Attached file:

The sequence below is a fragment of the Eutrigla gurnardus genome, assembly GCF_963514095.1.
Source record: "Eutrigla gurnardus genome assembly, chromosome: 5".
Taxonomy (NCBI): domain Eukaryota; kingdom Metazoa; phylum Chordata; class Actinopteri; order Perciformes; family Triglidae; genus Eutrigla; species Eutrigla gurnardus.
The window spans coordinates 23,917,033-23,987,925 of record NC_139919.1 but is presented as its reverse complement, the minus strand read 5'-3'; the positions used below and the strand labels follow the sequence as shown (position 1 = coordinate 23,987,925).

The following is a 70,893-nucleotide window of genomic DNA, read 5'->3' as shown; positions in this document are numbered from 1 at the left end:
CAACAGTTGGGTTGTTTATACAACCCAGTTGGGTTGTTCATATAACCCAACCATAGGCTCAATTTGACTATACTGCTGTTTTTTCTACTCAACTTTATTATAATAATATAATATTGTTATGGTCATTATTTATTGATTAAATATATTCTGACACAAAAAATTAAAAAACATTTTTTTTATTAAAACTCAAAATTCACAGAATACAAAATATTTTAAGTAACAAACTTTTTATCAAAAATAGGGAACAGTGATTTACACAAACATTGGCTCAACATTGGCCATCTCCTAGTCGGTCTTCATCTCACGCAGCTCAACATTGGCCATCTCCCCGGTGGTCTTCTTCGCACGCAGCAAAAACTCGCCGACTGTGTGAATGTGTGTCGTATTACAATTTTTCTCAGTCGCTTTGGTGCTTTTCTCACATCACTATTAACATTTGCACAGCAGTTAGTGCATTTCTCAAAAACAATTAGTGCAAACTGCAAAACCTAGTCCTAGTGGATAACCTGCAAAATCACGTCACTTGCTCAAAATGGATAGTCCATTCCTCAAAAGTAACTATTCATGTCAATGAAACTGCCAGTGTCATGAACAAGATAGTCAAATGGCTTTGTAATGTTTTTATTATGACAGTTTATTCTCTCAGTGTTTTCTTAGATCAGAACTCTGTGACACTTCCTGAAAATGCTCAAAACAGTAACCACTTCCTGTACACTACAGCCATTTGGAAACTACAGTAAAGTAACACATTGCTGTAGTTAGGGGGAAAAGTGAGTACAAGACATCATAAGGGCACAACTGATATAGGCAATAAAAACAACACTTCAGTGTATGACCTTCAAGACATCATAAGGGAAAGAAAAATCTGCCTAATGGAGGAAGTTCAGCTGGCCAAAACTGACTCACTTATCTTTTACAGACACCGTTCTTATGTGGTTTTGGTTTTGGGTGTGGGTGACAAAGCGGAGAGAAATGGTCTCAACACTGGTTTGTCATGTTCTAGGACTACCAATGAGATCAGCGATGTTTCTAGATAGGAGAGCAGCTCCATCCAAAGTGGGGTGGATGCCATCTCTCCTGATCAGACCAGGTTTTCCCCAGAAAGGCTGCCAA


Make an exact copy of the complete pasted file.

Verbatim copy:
The sequence below is a fragment of the Eutrigla gurnardus genome, assembly GCF_963514095.1.
Source record: "Eutrigla gurnardus genome assembly, chromosome: 5".
Taxonomy (NCBI): domain Eukaryota; kingdom Metazoa; phylum Chordata; class Actinopteri; order Perciformes; family Triglidae; genus Eutrigla; species Eutrigla gurnardus.
The window spans coordinates 23,917,033-23,987,925 of record NC_139919.1 but is presented as its reverse complement, the minus strand read 5'-3'; the positions used below and the strand labels follow the sequence as shown (position 1 = coordinate 23,987,925).

The following is a 70,893-nucleotide window of genomic DNA, read 5'->3' as shown; positions in this document are numbered from 1 at the left end:
CAACAGTTGGGTTGTTTATACAACCCAGTTGGGTTGTTCATATAACCCAACCATAGGCTCAATTTGACTATACTGCTGTTTTTTCTACTCAACTTTATTATAATAATATAATATTGTTATGGTCATTATTTATTGATTAAATATATTCTGACACAAAAAATTAAAAAACATTTTTTTTATTAAAACTCAAAATTCACAGAATACAAAATATTTTAAGTAACAAACTTTTTATCAAAAATAGGGAACAGTGATTTACACAAACATTGGCTCAACATTGGCCATCTCCTAGTCGGTCTTCATCTCACGCAGCTCAACATTGGCCATCTCCCCGGTGGTCTTCTTCGCACGCAGCAAAAACTCGCCGACTGTGTGAATGTGTGTCGTATTACAATTTTTCTCAGTCGCTTTGGTGCTTTTCTCACATCACTATTAACATTTGCACAGCAGTTAGTGCATTTCTCAAAAACAATTAGTGCAAACTGCAAAACCTAGTCCTAGTGGATAACCTGCAAAATCACGTCACTTGCTCAAAATGGATAGTCCATTCCTCAAAAGTAACTATTCATGTCAATGAAACTGCCAGTGTCATGAACAAGATAGTCAAATGGCTTTGTAATGTTTTTATTATGACAGTTTATTCTCTCAGTGTTTTCTTAGATCAGAACTCTGTGACACTTCCTGAAAATGCTCAAAACAGTAACCACTTCCTGTACACTACAGCCATTTGGAAACTACAGTAAAGTAACACATTGCTGTAGTTAGGGGGAAAAGTGAGTACAAGACATCATAAGGGCACAACTGATATAGGCAATAAAAACAACACTTCAGTGTATGACCTTCAAGACATCATAAGGGAAAGAAAAATCTGCCTAATGGAGGAAGTTCAGCTGGCCAAAACTGACTCACTTATCTTTTACAGACACCGTTCTTATGTGGTTTTGGTTTTGGGTGTGGGTGACAAAGCGGAGAGAAATGGTCTCAACACTGGTTTGTCATGTTCTAGGACTACCAATGAGATCAGCGATGTTTCTAGATAGGAGAGCAGCTCCATCCAAAGTGGGGTGGATGCCATCTCTCCTGATCAGACCAGGTTTTCCCCAGAAAGGCTGCCAA